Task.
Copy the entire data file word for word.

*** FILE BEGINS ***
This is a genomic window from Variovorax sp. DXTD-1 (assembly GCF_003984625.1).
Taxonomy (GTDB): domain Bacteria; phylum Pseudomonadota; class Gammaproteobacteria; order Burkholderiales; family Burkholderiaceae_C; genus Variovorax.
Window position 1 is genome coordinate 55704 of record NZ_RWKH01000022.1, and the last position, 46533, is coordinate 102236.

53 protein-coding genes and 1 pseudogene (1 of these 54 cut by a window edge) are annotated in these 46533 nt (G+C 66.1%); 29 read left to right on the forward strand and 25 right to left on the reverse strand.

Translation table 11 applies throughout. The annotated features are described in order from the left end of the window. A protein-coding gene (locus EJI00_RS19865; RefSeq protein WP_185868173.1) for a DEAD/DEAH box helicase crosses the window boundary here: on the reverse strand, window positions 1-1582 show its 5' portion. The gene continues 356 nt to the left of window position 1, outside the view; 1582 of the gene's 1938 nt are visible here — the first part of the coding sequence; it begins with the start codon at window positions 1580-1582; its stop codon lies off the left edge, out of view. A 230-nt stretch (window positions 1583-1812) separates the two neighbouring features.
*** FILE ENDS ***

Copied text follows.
This is a genomic window from Variovorax sp. DXTD-1 (assembly GCF_003984625.1).
Taxonomy (GTDB): domain Bacteria; phylum Pseudomonadota; class Gammaproteobacteria; order Burkholderiales; family Burkholderiaceae_C; genus Variovorax.
Window position 1 is genome coordinate 55704 of record NZ_RWKH01000022.1, and the last position, 46533, is coordinate 102236.

53 protein-coding genes and 1 pseudogene (1 of these 54 cut by a window edge) are annotated in these 46533 nt (G+C 66.1%); 29 read left to right on the forward strand and 25 right to left on the reverse strand.

Translation table 11 applies throughout. The annotated features are described in order from the left end of the window. A protein-coding gene (locus EJI00_RS19865; RefSeq protein WP_185868173.1) for a DEAD/DEAH box helicase crosses the window boundary here: on the reverse strand, window positions 1-1582 show its 5' portion. The gene continues 356 nt to the left of window position 1, outside the view; 1582 of the gene's 1938 nt are visible here — the first part of the coding sequence; it begins with the start codon at window positions 1580-1582; its stop codon lies off the left edge, out of view. A 230-nt stretch (window positions 1583-1812) separates the two neighbouring features.